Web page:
Joined: 01/05/2008
Posts: 41

This accident highlights a striking difference between the yachting and aviation industries. There will be a full report on this incident, available somewhat promptly. It will be investigated by the U.S. National Transportation Safety Board, which works with the Federal Aviation Administration. The results will be available so all other owners of this same Eurocopter model will know if any mechanical deficiencies exist.


For example, after a recent helicopter crash that killed 9 people earlier this year, it was determined a bird was the culprit (instantly knocking the pilots unconscious). And as a result many of the same type of helicopters had their windshields replaced.


My husband works in the aviation industry and their culture is to be extremely discreet with any conjectures into accidents causes; they just don't do it, and the answers are always available. Unlike this industry, where we end up guessing a lot and rarely finding out the facts thanks to lengthly insurance investigations and a culture of silence.

Posted: Wednesday, August 5, 2009 10:41 PM
Not that it matters, but in the interests of accuracy, I believe that the name of the island is Little Deer Isle.
Posted: Thursday, August 6, 2009 7:29 PM
Wow . . . . Seateam . . . . pretty hostile, aren't we? I was merely making a comment, not making conjecture of what went wrong "before all the facts are available". At least my comment didn't have to be "edited by moderator".
Posted: Thursday, August 20, 2009 6:33 PM
Joined: 01/05/2008
Posts: 65



The National Transportation Safety Board (NTSB) published its preliminary report on the Lady Christine helicopter crash on Little Deer Isle, Maine, on August 1. According to the report, the helicopter was flying at 400 feet above sea level when it began losing altitude. Before his forced landing, the pilot deployed the emergency flotation devices mounted to the heli’s skids, which prevented the helicopter from sinking. The report also maintains that the pilot did not report any mechanical malfunctions prior to the accident.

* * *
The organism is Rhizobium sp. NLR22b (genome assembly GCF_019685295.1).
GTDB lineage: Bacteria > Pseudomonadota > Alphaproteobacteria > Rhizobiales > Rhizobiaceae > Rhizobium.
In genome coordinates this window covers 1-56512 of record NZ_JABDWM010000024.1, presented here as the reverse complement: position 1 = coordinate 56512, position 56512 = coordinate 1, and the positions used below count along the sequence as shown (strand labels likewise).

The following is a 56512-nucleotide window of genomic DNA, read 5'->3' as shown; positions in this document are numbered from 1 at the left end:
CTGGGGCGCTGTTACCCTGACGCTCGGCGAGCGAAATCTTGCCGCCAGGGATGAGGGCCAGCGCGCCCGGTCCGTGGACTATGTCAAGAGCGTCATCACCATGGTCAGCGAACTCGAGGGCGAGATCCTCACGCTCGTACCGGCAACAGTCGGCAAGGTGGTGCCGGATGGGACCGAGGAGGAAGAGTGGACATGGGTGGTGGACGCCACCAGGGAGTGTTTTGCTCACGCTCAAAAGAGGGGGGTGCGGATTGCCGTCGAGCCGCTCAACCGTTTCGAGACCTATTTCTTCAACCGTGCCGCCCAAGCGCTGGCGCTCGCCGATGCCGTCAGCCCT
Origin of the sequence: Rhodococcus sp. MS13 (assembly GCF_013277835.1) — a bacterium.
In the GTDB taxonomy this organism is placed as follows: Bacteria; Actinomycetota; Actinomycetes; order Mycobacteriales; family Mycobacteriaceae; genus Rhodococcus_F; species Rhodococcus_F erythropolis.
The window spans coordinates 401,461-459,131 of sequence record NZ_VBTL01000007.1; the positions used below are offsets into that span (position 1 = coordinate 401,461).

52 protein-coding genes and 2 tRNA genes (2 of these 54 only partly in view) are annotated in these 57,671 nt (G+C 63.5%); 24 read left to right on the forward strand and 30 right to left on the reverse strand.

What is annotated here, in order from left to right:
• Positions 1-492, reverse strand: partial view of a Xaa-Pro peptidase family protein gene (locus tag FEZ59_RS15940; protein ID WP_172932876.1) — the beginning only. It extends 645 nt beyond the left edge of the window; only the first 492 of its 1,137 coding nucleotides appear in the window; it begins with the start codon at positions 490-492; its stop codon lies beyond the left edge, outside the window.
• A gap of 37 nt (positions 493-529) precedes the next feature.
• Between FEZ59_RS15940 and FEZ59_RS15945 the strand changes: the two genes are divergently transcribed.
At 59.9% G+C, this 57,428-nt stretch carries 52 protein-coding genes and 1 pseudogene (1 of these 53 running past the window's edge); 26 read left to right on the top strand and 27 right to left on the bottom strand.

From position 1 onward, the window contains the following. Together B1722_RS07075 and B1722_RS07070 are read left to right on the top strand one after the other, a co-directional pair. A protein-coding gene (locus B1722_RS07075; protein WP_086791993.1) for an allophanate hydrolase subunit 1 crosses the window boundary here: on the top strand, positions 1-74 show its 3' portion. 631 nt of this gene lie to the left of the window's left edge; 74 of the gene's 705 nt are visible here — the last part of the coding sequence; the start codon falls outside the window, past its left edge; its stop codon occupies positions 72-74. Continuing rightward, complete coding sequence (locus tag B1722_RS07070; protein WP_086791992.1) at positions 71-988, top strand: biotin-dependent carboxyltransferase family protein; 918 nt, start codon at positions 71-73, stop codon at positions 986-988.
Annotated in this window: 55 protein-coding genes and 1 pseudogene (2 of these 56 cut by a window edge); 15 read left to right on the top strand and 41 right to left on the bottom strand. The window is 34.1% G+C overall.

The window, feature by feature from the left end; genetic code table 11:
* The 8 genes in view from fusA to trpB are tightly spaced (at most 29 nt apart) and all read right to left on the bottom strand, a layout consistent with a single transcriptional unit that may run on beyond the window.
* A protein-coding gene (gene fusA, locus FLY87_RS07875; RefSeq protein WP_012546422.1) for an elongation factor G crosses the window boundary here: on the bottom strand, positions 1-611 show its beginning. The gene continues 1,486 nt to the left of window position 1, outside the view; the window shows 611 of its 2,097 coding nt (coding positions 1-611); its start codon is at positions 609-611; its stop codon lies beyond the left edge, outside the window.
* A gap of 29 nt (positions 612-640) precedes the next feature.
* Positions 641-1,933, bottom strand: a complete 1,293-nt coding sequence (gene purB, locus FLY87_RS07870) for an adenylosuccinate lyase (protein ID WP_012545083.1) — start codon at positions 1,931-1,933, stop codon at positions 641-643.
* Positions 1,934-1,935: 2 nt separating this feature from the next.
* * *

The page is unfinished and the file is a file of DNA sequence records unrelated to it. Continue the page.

Perhaps more definitive answers will be known when the final report is issued.

El Velcro
Posted: Monday, September 14, 2009 8:29 PM
Joined: 19/03/2009
Posts: 17

Not that anyone would care to know, but when I worked on LAC11 under Captain Doug Havers, we had a Bell JetRanger 206B on the afterdeck. One of the first I believe. LAC was 147'  and had the usual gold and bits and pieces, built by De Vreis in Aalsmeer, who asked Bell what the skid widths on the 'copter would be, Bell told them but unfortunately it was while the plane was in the air, so they built the pad around 6" too small all athwartships, the result? Every time the plane came in, four crewmembers had to guide one skid down while the other was sat down by the pilot (no mean feat). After some time, the Captain and I became 'experts at getting the owner or the pilot, depending on the who was flying, to sit the plane down using hand signals, thereby keeping the guide crew down to just one.An occasion arose when I had to accompany the owner into Nice airport, leaving no-one to guide the plane down when we got back. The Mate volunteered for the risky job and put her down about a metre to the back of where it should have been, leading to us tipping alarmingly backwards and sliding down to a watery grave. The owner yanked on the collective, causing $$ of damage to the gearbox but we survived and lived to tell the tale.

Some time later, we were hired by a film production company (the name escapes  me) to launch hot air balloons from the afterdeck and sequencially launched three from the tiny space normally taken by the helicopter. No accidents, no fuss, just set a record, I think. No-one's done that again! The movie was called something like 'The Great Balloon Race' And flopped abysmally... Wonder why? 

 Average 4 out of 5